Helping Herndon's Youth

Helping Herndon's Youth

Greater Herndon Community Coalition established to help students make good decisions, provide opportunities.

A quadriplegic victim of a drunk-driving crash turned motivational speaker, note cards from elementary school students urging teens not to drink or do drugs at prom and parent information nights — the Greater Herndon Community Coalition is responsible for each of these programs.

Educating area youth and parents about making positive choices, the coalition continues to look for ways to expand its drug and alcohol free programs.

But, if the proper funding is not approved next year, the programs could be lost.

"We are strengthening the protective factors of children so they make better decisions," said Lisa Lombardozzi, coalition coordinator. "Hopefully, the programs will decrease drug use and alcohol use."

Established in 1993 by Fairfax County Public Schools and its Safe and Drug Free Youth Office, the county-wide school-community coalitions were organized around the boundaries of each high school and their feeder schools. Currently, 19 coalitions exist within Fairfax County, according to Diane Eckert, program specialist for the FCPS safe and drug free office.

In Herndon, the coalition was created in October 1994 after concerned parents, educators and community organizations, including the police and recreation departments, met to discuss the issues today's students face. After the meeting, it was determined more needed to be done in the community to ensure the safety of area youth.

The Greater Herndon Community Coalition includes public and private schools within the Herndon-Reston area. Public schools include Aldrin Elementary, Armstrong Elementary, Clearview Elementary, Dranesville Elementary, Herndon Elementary, Hutchison Elementary, Herndon Middle School and Herndon High School.

"IF FUNDING GOES away, that's $2,500 that may no longer be revenue for after school classes," said Lombardozzi about the possibility the coalition could lose federal funding next year.

The group is funded from the No Child Left Behind Act, through the Federal Safe and Drug Free Schools and Community subsection. However, a strong possibility exists that President George W. Bush will not sign the legislation to continue the funding for next year, Lombardozzi said.

While the group does receive community donations, it has not received enough to keep all programs in place if federal funding runs out.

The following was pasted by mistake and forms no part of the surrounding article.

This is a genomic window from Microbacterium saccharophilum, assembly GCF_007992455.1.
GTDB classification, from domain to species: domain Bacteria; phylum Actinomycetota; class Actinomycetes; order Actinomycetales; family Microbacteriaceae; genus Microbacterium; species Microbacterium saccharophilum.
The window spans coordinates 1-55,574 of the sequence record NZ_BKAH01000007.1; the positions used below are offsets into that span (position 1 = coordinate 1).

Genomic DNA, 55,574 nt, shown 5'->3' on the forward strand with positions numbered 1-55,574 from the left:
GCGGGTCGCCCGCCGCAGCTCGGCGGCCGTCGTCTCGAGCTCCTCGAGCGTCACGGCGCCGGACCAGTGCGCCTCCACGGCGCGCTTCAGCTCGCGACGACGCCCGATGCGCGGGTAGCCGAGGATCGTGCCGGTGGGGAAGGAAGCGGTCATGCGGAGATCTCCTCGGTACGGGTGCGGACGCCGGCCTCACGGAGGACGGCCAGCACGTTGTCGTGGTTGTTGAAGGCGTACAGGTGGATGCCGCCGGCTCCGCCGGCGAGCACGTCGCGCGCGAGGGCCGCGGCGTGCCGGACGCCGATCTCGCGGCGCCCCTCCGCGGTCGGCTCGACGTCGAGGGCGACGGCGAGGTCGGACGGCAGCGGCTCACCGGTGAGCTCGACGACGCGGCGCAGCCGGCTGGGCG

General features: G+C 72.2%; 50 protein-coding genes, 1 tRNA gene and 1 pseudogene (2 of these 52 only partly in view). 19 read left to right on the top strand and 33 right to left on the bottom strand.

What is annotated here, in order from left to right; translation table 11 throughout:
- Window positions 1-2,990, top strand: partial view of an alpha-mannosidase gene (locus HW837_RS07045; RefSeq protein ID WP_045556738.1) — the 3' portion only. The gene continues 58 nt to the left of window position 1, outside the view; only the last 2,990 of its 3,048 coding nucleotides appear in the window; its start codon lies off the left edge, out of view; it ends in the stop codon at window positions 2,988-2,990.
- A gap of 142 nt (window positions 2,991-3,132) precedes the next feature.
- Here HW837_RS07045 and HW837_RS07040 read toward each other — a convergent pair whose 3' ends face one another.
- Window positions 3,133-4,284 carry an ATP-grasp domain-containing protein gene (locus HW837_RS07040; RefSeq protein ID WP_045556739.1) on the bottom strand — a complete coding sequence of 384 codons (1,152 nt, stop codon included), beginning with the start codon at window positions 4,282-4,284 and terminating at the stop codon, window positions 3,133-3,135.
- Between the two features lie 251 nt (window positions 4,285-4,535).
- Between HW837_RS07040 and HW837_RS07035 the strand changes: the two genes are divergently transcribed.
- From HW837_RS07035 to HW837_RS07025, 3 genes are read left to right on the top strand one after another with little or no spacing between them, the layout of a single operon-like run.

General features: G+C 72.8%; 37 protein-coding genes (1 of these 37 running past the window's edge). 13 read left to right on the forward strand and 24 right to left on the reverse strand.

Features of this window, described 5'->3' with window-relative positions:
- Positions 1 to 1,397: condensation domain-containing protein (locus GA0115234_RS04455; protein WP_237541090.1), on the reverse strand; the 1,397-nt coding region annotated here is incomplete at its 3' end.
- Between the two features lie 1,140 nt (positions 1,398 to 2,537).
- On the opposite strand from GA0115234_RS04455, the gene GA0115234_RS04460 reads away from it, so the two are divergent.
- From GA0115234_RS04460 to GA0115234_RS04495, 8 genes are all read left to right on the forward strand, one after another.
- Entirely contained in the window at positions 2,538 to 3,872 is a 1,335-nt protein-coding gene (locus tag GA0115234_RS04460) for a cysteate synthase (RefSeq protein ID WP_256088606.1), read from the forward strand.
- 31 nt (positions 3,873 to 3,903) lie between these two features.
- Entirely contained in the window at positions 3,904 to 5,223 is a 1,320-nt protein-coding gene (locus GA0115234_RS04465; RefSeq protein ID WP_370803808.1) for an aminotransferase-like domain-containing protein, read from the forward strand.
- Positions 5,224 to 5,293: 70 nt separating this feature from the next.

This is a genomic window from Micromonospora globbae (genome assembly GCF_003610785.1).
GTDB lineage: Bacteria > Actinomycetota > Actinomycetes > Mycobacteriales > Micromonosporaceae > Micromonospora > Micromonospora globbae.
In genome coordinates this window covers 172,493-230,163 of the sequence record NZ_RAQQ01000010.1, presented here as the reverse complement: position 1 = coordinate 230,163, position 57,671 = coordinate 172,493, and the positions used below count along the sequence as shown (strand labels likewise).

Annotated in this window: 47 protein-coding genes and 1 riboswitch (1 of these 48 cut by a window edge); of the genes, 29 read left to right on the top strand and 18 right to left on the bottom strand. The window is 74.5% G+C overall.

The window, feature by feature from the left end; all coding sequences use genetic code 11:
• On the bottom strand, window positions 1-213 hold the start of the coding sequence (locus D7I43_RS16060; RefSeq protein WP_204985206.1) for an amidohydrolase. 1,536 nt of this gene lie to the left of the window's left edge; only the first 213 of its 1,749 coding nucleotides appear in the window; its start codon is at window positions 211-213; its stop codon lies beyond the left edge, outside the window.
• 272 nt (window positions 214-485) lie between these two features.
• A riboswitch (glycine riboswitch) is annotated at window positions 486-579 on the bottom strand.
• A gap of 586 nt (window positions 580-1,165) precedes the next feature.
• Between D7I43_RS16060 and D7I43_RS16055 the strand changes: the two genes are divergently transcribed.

"We keep hoping, by recruiting more people for meetings, they can help us come up with more creative ways to get funding," said Lombardozzi, also the Herndon High School Parent Teachers Association president.

Currently, the coalition pays for a late bus to run at Clearview Elementary so that selected children can receive after school homework assistance and supervision. At Herndon Middle, the coalition funds after school programs to give students a place to go other than the streets or an empty house when classes end.

"We're trying to raise their self-esteem," said Becky Field-Ross, coalition treasurer. "Some of these kids don't believe in themselves and we're trying to make them see they are good people."

The coalition also organizes parent meetings — including one specifically for Hispanic parents, motivational speakers, sponsors the Herndon High School Homecoming Parade and provides support to the high school's after-prom and all night graduation celebration events, among other things.

Trying to gain more public awareness, the coalition hopes area businesses will step up and get involved with the group, said Nate Herendeen, guidance counselor at Clearview and Aldrin elementary schools.

"Businesses need to realize that they need to influence a child's life," he said. "Once [children] leave school, where do they go?"

COALITION REPRESENTATIVES include PTA members, school administration officials — including guidance counselors, neighborhood resource department staff, a police officer, FCPS safe and drug free youth office staff, teen center directors and any other member of the community involved with children and teens.

To increase communication regarding teens in the Reston-Herndon area, Tommy Cajanding, director of the Reston Teen Center, sits on the Herndon coalition.

"The main importance of the coalition is that we keep kids off the street and let them know that adults are here to help them, watch them and hang out with them," he said. "We try to create a program that opens kids’ eyes to what is outside of Herndon and Reston."

To create a strong relationship between children and area police, Herndon senior police officer and youth crime prevention officer G. Warren Brathwaite sits on the coalition. Last year, when the coalition presented a gang awareness program for parents, Brathwaite facilitated communication to the police department's gang task force.

"The whole premise underlying the coalition is that it's going to work toward issues that are related to drug prevention," said Helene Lepkowski, FCPS cluster coalition representative from the safe and drug free youth office.

Each year coalitions focus on two areas of concern. Last year the topics were gangs and underage drinking. Because underage drinking is an issue that is not disappearing, it is a topic again this year, as is bullying in schools, Lepkowski said.

To increase community awareness, the coalition created a link on the Herndon High School Web site that connects to the coalition's own site. A quarterly newsletter is also sent out detailing the group's recent accomplishments and upcoming parent programs are advertised at each school. To gain more community support the group also conducts open meetings the third Wednesday of each month.

"The handful of us that are doing this are trying to make a difference," said Field-Ross. "But, we can't do it by ourselves."